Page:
Cloud Computing – 3 key things customers and suppliers need to understand

A recent masterclass by industry guru Guus Krabbenborg issued a “wake-up call” to Microsoft ERP resellers identifying 3 issues that they must get their heads round now, or risk extinction in the long run. Whether or not we agree that ERP solutions are heading to the cloud just as quickly as Microsoft would like us to think, the issues are worth considering by us all, INCLUDING customers:-

1/ The big upfront licence fee will disappear and be replaced by a monthly subscription thereby causing an dip in reseller revenues (and, by default, easing the cashflow of the customer).

Is that really a huge disaster for the reseller and great news for the customer? The revenue from licences, over the typical 5 – 7 year life of an ERP system, represents quite a small percentage of the total cost of ownership. Savvy customers measure TCO not initial cost. However, Krabbenborg argues that the nature of the system delivered might affect this. So, read on..

2/ Mainstream customers will expect a generic system that does most of what they expect from an accounting solution and crucially, where it doesn’t, they will expect to just work around these deficiencies. Thus revenues a reseller expects from the associated services necessary to deliver a fully-fitting solution will also dip (and customers will pay less for their system, again).

The counter is that actually maybe they won’t! Customers are a lot more demanding of their computer systems than they once were. They know that changes can be made; they’ve been getting it done for quite a few years now. We installed our first NAV site in 1996 and EVERY site since has had changes to suit the customer’s own business model. Why would they accept compromise now? But Guus has some thoughts on this as well, so read on again…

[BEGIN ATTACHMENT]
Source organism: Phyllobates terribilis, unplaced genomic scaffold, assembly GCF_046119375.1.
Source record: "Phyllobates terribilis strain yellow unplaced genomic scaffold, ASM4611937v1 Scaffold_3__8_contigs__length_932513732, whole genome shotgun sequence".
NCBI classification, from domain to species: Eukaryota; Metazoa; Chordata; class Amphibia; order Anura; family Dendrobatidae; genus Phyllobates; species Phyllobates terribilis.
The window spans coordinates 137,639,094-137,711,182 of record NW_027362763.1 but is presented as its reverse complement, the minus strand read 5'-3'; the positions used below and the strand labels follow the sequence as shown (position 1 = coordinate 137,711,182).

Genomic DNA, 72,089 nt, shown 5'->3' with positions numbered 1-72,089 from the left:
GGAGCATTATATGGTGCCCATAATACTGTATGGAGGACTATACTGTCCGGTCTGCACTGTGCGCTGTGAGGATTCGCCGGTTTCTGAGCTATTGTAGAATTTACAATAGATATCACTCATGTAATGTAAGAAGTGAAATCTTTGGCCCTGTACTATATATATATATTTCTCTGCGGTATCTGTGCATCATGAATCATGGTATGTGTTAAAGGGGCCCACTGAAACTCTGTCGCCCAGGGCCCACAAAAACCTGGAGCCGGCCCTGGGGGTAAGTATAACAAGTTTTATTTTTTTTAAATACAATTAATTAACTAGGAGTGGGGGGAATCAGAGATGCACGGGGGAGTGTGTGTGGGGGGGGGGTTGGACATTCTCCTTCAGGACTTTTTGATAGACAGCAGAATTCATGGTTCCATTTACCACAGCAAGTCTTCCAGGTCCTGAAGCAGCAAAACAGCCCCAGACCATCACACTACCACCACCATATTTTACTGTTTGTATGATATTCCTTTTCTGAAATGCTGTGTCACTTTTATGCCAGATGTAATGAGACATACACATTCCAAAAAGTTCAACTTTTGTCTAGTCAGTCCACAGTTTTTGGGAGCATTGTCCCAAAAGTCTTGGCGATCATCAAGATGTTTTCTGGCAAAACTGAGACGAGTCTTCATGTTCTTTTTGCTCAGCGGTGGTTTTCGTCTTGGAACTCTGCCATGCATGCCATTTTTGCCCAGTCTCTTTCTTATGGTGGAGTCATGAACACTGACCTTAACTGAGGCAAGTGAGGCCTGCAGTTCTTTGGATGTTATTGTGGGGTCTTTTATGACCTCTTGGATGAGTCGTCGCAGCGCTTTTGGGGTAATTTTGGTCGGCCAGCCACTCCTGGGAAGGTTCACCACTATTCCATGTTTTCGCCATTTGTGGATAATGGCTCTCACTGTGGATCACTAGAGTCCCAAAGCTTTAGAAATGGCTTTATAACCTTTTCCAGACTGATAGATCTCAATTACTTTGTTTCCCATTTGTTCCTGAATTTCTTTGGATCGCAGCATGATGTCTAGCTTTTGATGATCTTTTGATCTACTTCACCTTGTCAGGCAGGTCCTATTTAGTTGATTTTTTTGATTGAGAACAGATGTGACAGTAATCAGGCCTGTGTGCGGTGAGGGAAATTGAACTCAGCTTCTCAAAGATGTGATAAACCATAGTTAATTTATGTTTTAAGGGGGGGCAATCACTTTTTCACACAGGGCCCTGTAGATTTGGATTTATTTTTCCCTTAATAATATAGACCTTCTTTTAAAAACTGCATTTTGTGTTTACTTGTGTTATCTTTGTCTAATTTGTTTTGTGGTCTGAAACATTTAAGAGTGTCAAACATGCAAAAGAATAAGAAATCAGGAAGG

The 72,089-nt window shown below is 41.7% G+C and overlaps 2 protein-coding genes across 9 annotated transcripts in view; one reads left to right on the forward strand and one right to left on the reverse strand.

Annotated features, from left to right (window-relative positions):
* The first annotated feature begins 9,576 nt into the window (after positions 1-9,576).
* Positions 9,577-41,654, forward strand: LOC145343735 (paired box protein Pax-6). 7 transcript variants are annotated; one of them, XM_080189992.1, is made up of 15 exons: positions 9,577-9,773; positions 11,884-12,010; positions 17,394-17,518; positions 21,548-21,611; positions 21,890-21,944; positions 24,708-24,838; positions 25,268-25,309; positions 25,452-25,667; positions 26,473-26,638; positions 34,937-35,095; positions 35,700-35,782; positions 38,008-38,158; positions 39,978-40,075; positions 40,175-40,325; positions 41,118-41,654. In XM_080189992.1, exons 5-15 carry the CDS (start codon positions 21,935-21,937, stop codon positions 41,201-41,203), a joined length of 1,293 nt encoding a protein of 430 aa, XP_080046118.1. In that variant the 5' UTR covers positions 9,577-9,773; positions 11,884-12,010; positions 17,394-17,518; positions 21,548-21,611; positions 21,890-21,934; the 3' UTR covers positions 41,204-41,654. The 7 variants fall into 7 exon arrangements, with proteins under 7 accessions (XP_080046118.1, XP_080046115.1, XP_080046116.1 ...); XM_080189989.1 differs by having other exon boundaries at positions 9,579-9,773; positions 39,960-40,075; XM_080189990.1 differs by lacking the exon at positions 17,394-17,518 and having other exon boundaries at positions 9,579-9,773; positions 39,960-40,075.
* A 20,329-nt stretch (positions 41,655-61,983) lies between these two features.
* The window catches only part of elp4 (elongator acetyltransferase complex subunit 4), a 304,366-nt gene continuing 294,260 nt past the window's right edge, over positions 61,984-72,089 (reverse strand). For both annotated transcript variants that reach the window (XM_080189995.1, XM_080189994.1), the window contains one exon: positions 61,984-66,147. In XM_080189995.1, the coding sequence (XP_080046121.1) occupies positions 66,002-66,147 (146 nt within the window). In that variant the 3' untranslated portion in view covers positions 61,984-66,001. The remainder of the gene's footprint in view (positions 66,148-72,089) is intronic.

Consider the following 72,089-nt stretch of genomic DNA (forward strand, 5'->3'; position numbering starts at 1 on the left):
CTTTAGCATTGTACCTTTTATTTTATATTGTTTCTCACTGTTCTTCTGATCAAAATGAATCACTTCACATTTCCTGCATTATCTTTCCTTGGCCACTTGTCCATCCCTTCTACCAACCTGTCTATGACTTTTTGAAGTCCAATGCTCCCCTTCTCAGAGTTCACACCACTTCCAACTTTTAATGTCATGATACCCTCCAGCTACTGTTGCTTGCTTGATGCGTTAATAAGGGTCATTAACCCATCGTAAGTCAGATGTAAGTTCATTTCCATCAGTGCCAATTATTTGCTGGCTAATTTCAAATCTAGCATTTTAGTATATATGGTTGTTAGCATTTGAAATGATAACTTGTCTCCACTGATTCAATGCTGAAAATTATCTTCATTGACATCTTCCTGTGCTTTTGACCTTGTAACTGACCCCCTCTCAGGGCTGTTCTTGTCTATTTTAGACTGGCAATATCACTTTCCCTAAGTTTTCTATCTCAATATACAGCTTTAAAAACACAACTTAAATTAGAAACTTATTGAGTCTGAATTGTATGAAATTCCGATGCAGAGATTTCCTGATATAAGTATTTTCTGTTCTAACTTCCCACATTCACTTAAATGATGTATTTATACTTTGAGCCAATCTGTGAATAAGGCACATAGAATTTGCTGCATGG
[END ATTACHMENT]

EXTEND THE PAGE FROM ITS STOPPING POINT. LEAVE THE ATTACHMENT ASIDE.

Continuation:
3/ Non-mainstream customers, i.e. those is specialist areas, will demand industry-specific solutions that suit their business and won’t require change. An off-the-shelf solution for EVERY conceivable industry. So, even in such vertical markets, revenue streams will dry up as the customer logs in to his fully-functional industry-specific solution (and, once more, pays a lot less for the privilege).

Hmm – we do a number of vertical solutions such as hire, professional services, log management and builders’ merchants and while we would love to think we’ve covered all the bases, that’s just not realistic. EVERY customer, in each industry vertical, has their own ideas on how their business works. Now you can either say “No, this is what it does, live with it” or provide chargeable services to deliver exactly what the customer wants. Customers will make up their minds.

Lots to think about.